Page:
• 36. Summary  Patients with COPD & CHF suffer similar symptoms and resultant disability  The symptom based model of pulmonary rehabilitation can be successfully applied to patients with CHF  Combined exercise rehabilitation is feasible and effective for patients with COPD and CHF  Further work to assess – Cost-effectiveness of a combined symptom-based strategy
  • 37. Content 1) Similar symptoms and disability between COPD and CHF 2) Rationale for a combined service 3) Is combined exercise rehabilitation feasible and effective? 4) Implementation 5) Conclusion
  • 38. Extent of the problem  900 000 people in the UK have heart failure and 30-40% die in the first year of diagnosis  1 million inpatient bed days – 2% of all NHS inpatient bed-days and 5% of all emergency medical admissions to hospital  1 million people in the UK suffer with COPD  Both conditions are likely under-diagnosed – ‘the missing millions’  COPD and CHF commonly co-exist (15 -30%)
  • 39. Similar disability between COPD and CHF  Common symptoms of exertional breathlessness and fatigue Anxiety and depression Social isolation
  • 40. Organ impairment and exercise capacity  Degree of primary organ impairment correlates poorly with exercise capacity in COPD and CHF Gosker et al Chest 2003; 123: 1416-1424
  • 41. Secondary alterations of COPD and CHF  Skeletal muscle dysfunction  Anxiety and depression  Osteoporosis  Hormonal imbalance  Anaemia  Physical inactivity  Systemic inflammation  Oxidative stress  Nutritional abnormalities  Neurohumeral activation Many of which contribute to exercise limitation
  • 42. Skeletal Muscle Dysfunction (locomotor) Gosker et al Am J Clin Nutr 2000;71:1033-47  Skeletal muscle performance  Morphology  Muscle fibre type  Muscle metabolism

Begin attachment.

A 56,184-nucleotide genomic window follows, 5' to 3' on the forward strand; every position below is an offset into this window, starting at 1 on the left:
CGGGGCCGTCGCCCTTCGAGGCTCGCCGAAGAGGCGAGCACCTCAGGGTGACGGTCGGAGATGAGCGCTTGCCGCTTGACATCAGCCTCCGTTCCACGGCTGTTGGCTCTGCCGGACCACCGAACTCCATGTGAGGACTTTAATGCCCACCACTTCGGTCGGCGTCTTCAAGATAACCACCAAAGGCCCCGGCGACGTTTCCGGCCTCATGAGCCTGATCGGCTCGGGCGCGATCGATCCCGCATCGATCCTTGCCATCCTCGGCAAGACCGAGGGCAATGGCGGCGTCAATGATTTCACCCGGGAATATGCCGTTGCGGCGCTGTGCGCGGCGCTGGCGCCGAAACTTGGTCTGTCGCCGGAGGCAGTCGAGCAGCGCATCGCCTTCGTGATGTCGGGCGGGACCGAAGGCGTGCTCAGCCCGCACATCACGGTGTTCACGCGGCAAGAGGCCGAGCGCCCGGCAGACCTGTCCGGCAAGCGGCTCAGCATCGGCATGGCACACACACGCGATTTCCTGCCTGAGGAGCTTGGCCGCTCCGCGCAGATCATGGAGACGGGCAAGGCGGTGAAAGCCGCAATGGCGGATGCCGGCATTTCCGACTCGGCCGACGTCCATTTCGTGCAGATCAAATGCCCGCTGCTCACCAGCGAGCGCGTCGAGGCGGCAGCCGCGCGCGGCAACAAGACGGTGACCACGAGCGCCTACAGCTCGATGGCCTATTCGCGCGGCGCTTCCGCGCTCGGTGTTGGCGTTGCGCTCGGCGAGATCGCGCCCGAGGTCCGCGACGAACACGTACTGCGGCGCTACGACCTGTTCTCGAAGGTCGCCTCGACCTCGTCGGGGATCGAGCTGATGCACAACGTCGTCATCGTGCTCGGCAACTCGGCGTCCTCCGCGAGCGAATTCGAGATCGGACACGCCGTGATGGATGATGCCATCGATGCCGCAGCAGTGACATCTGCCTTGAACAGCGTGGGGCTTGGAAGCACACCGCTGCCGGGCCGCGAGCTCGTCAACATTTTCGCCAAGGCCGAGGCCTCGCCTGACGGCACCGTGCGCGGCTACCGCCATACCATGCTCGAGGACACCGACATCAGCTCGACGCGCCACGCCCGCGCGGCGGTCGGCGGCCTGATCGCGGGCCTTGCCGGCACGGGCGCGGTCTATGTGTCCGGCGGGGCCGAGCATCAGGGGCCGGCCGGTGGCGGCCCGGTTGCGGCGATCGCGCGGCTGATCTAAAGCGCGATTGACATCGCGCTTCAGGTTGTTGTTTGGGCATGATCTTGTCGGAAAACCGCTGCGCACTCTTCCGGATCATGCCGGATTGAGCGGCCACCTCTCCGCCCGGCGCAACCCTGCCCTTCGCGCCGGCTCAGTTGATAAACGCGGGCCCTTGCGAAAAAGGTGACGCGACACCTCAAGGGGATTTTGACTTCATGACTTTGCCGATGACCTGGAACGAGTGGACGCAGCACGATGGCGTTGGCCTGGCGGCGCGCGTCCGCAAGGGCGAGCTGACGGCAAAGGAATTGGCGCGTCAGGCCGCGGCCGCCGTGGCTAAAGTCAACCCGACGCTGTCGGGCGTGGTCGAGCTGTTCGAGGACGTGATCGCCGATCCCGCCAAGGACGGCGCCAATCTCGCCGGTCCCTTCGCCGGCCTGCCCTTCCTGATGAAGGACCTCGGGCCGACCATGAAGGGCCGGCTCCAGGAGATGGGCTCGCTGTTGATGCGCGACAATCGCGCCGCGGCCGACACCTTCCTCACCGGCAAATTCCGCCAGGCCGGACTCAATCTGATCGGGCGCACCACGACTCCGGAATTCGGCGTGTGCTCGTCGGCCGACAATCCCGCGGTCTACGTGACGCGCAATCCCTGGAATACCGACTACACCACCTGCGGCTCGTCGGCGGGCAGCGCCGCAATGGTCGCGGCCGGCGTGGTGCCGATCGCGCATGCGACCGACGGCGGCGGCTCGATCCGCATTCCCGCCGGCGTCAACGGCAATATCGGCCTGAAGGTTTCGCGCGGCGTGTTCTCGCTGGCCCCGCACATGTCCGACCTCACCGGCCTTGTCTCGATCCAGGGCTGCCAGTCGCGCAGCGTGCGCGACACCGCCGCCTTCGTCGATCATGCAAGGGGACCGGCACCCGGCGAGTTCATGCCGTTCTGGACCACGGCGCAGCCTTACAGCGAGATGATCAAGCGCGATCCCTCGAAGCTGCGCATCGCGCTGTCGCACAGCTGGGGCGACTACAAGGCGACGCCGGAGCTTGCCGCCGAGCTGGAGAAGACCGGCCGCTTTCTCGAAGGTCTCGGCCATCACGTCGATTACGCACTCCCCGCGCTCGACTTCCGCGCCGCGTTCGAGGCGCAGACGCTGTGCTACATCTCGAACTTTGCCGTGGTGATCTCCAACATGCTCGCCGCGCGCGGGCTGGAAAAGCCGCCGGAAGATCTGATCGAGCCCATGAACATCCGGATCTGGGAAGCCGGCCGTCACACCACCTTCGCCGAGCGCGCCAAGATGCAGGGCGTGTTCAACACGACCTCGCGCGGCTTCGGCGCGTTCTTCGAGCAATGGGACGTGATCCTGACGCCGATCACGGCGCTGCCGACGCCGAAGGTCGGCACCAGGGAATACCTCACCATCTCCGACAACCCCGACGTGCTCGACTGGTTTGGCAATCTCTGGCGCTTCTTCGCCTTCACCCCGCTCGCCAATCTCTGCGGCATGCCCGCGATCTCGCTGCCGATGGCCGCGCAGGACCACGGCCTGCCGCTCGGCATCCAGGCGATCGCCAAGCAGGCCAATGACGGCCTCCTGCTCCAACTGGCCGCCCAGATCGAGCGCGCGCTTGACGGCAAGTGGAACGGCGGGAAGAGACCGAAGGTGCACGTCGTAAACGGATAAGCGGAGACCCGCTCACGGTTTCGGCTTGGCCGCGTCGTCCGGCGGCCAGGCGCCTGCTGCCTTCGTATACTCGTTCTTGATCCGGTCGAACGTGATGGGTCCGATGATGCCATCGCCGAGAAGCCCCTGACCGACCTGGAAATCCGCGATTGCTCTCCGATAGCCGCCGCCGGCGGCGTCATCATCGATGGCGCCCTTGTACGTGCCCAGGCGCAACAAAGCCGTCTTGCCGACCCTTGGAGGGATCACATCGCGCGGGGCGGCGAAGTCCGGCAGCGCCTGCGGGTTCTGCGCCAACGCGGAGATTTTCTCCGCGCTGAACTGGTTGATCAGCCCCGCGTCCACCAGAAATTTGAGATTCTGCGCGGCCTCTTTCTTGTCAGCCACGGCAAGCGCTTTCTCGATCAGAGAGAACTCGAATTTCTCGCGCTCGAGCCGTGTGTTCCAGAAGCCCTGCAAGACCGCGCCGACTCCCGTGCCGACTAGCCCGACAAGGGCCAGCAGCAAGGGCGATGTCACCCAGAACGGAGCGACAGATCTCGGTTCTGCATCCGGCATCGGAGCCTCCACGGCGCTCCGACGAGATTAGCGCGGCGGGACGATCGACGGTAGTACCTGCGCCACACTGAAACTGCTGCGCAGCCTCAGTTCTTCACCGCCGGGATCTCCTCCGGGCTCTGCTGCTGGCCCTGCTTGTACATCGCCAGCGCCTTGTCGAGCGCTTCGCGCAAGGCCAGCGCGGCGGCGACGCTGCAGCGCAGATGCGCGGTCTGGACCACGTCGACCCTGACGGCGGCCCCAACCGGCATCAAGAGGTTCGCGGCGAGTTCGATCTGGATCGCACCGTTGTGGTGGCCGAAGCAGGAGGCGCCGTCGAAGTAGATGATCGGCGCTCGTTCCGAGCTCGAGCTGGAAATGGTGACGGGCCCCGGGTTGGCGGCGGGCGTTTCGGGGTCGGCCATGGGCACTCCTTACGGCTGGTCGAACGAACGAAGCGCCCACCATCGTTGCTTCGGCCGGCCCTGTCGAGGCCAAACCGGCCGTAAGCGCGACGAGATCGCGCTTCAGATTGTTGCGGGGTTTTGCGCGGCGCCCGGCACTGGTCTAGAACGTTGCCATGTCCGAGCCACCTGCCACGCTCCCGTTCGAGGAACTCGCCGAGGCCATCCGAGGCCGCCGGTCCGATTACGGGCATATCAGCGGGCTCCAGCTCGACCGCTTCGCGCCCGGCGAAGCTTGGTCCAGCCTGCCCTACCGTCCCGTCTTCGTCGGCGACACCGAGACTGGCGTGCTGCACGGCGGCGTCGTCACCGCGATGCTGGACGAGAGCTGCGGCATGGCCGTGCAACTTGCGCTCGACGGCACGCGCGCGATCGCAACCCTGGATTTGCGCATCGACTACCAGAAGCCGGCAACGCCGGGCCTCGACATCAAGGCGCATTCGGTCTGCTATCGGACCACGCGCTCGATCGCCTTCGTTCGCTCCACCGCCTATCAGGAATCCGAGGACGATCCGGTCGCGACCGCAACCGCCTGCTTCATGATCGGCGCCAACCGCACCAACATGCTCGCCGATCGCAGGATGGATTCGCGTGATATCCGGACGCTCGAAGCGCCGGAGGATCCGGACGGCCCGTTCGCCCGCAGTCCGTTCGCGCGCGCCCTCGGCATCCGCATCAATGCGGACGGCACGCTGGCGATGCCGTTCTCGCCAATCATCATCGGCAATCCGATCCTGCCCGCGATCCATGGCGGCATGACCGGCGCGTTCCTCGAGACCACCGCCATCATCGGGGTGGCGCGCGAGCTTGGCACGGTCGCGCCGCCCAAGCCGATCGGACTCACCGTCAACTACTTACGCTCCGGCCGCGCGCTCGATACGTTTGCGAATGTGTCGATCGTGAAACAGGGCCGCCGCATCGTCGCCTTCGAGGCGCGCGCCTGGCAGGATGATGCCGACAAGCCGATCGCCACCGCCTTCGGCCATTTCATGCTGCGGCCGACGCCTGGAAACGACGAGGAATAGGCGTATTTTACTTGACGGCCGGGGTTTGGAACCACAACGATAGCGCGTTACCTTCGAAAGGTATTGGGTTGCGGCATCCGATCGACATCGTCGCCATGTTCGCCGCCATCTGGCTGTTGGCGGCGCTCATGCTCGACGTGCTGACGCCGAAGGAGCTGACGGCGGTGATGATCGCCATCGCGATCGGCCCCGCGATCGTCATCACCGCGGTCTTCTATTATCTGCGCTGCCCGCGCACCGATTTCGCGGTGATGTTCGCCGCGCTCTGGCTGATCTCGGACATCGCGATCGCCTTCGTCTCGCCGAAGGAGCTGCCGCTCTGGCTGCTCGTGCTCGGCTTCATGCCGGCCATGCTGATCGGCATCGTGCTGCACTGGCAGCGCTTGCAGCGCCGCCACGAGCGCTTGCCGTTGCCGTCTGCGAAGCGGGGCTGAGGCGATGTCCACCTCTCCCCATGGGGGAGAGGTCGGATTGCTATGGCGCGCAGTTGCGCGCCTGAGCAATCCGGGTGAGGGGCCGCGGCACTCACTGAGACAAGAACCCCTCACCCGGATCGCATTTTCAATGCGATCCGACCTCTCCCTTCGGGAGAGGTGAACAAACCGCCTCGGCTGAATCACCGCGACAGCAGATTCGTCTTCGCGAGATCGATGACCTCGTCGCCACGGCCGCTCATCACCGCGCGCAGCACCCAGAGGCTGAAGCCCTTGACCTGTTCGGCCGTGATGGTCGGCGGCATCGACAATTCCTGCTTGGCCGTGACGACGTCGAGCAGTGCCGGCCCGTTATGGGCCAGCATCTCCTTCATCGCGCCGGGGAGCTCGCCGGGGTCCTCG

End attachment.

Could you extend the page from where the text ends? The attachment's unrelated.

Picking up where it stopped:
• 43. Exercise training and skeletal muscle dysfunction  CHF  COPD Hambrecht et al JACC 1997 (5):1067–73 Whittom et al Med Sci Sports Exerc. 1998;30(10):1467-74.
  • 44. Evidence for exercise training in CHF
  • 45. Exercise training for CHF  No change in short term mortality but decrease at > 12 months  Further analysis of HF-ACTION trial2 reported for every 6% increase in VO2 was associated with 5% decrease in mortality  Reduced hospital admission  RR 0.75 [0.62 -0.92], p<0.005  Improves exercise performance  6MWD 41m, Peak VO2 2.2 ml/min/kg  Improved HRQOL 6.1 units (>MCID MLWHFQ 4 units)
  • 46. Safety of exercise training in CHF  1999 CHANGE STUDY – no adverse events  2004 Cochrane Database Syst Rev– few adverse events  2009 HF-ACTION included NYHA IV and ICDs – no increase in adverse events  Evidence that beneficial LV remodelling occurs with ET3 1Eur Heart J 1999; 20: 872-979 2JAMA 2009; 301(14): 1439–1450 3Int J Clin Pract 2012;66 :782-79
  • 47. Exercise rehabilitation for CHF – current provision in the UK  National COPD audit 2008 ; 90% acute UK sites have a PR programme – NACR UK 2013 reported:  only 2% of patients with CHF have access to CR  15% of CR programmes decline patients with HF  16% of centres offer separate CR programmes – …. Most of the CHF trials were not part of CR programmes BMJ Open 2012; 2: e000787
  • 48. Why might the pulmonary rehabilitation model be appropriate for patients with CHF?
  • 49. The Model of Pulmonary Rehabilitation  Targets the extra-pulmonary manifestation of chronic respiratory disease  Key Components (symptom-based) – Exercise training , Multi-disciplinary education, Psychological support, Self Management – International guidelines ATS/ERS 2006 updated 2013 ACCP/AACVPR 2007
  • 50. What does NICE say?  NICE COPD 2004 (updated 2010)  5 detailed recommendations  NICE CHF 2008 (updated 2013)  “Offer a supervised group exercise-based rehabilitation programme designed for patients with heart failure”  “The programme may be incorporated within an existing cardiac rehabilitation programme”
  • 51. Why not Cardiac Rehabilitation?  Main focus is secondary prevention (asymptomatic)  Typically for post MI, CABG, Valve Sx and stable angina  Traditional CR population have a good functional status JCPR 1995; 15 (4):277-282 ISWT (m)
  • 52. Similarities in exercise training prescription COPD1 CHF2 Aerobic LL training High intensity (60-80% peak VO2 ) High intensity (40-70% peak VO2 ) Duration Min 6-12 weeks Min 12 weeks Frequency Min x3/week Min x3/week Interval √ √ Additional Strength training √ High resistance √ Low resistance Mod- high maybe safe3 Adjuncts Helium/hyperoxia/one- legged/PAV ? Evans 2011 Chronic Resp Dis 8 (4): 259-269